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Inspection Summary

Overall summary & rating


Updated 2 November 2018

This practice is now rated as Good overall. (Previous rating November 2017 – Good)

The key questions at this inspection are rated as:

Are services safe? – Good

We carried out an announced comprehensive inspection at Mitcheldean Surgery on 30 November 2017. The practice was rated as good for providing effective, caring, responsive and well-led services giving an overall rating of good. However, the practice was rated as requires improvement for providing safe services. The full comprehensive report of the 30 November 2017 inspection can be found by selecting the ‘all reports’ link for Mitcheldean Surgery on our website at .

This inspection was an announced focused inspection carried out on 9 October 2018. The purpose of which was to confirm that the practice had carried out their plan to meet the legal requirements in relation to the breaches in regulations identified in our previous inspection on 30 November 2017. This report covers our findings in relation to those requirements and also additional improvements made since our last inspection.

We have amended the rating for this practice to reflect these changes. The practice is now rated good for the provision of safe services. Overall the practice remains rated as good.

At this inspection we found:

  • The infection prevention control (IPC) lead nurse had completed a training update and had received additional training to undertake this role.
  • Systems to ensure test results and correspondence were managed appropriately had been reviewed and improved so that they were dealt with in a timely manner.
  • Systems for managing healthcare waste had improved.
  • Appropriate measures had been put in place to ensure the safe management of liquid nitrogen in the practice.
  • Systems had been reviewed and improvements implemented to ensure the security of blanks prescription forms were maintained in the practice.
  • Risks associated with lone working in the dispensary had been assessed and measures put in place to minimise risks.
  • Systems had been introduced to ensure medicines in the dispensary were managed correctly and that medicines were in date.
  • The practice routinely invited carer’s for a health check. We saw the number of carers who had been invited and received a health check had increased since the last inspection.

The areas where the provider should make improvements are:

  • Continue to identify and improve the number of patients identified as carers.

Professor Steve Field CBE FRCP FFPH FRCGP
Chief Inspector of General Practice

Please refer to the detailed report and the evidence tables for further information.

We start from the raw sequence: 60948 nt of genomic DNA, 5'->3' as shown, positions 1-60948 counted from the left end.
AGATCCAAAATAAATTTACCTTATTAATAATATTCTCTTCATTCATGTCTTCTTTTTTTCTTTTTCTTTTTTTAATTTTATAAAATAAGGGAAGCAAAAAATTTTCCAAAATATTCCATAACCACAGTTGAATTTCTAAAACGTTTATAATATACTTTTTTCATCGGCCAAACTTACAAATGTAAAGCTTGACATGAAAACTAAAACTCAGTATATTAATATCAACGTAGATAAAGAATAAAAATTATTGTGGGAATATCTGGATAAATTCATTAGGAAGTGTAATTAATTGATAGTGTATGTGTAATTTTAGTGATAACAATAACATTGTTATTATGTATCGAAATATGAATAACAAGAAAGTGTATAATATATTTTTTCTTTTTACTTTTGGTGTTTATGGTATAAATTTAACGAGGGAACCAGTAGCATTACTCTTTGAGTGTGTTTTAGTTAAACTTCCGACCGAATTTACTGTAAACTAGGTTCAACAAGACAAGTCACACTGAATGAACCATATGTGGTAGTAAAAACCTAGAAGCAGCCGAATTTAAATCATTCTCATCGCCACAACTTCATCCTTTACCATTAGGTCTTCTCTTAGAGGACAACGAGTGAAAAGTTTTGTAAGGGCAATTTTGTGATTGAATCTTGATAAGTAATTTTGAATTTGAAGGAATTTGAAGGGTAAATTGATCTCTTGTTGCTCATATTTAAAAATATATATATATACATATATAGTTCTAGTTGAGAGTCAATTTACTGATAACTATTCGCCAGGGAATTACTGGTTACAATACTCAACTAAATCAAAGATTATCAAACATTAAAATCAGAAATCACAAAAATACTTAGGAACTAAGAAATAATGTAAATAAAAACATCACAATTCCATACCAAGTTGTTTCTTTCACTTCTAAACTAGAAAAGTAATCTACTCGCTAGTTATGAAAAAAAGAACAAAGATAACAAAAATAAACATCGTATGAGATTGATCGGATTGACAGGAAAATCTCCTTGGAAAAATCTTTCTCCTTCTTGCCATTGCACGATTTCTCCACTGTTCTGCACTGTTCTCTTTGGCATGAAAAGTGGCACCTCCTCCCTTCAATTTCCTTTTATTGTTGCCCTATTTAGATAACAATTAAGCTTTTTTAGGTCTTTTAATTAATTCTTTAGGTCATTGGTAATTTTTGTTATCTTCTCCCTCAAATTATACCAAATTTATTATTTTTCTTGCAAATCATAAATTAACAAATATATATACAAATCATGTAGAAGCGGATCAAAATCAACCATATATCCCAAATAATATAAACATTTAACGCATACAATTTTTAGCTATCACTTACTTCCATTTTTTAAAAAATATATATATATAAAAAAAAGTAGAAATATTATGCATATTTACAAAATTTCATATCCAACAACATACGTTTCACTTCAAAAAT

Inspection areas



Updated 2 November 2018

We rated the practice as requires improvement for providing a safe service at the last inspection on 30 November 2017. We found gaps in systems to monitor, manage and mitigate risks for:

  • Infection prevention and control.
  • Security of blank prescriptions.
  • The processing of test results.
  • The storage of liquid nitrogen.

We also told the practice that they should:

  • Review systems and processes across all aspects of care so that governance is consistently effective.
  • Assess risks in relation to lone working in the dispensary.
  • Review systems in place to ensure medicines were managed correctly and were in date.
  • Invite carers for a health check.

The practice produced an action plan outlining the improvements it would make to address the shortfalls.

These arrangements had significantly improved when we undertook a follow up inspection on 9 October 2018. The practice is now rated good for providing safe services.

Safety systems and processes

The practice had clear systems to keep people safe and safeguarded from abuse.

  • The practice had appropriate systems to safeguard children and vulnerable adults from abuse. All staff received up-to-date safeguarding and safety training appropriate to their role. They knew how to identify and report concerns. Learning from safeguarding incidents were available to staff. Staff who acted as chaperones were trained for their role and had received a Disclosure and Barring Service (DBS) check. (DBS checks identify whether a person has a criminal record or is on an official list of people barred from working in roles where they may have contact with children or adults who may be vulnerable.)
  • Staff took steps, including working with other agencies, to protect patients from abuse, neglect, discrimination and breaches of their dignity and respect.
  • Systems to ensure the timely and appropriate management of test results and correspondence had been improved. There was a “buddy system” implemented where each GP covered a colleague during absences. Additionally, there was a system whereby results were automatically allocated to the GP’s buddy for checking and processing.
  • The practice carried out appropriate staff checks at the time of recruitment and on an ongoing basis.
  • There was an effective system to manage infection prevention and control. The infection prevention control (IPC) lead nurse had completed update training and had received additional training to undertake this role. The IPC policy had been reviewed in January 2018 and a full audit was undertaken in September 2018.
  • The practice had arrangements to ensure that facilities and equipment were safe and in good working order.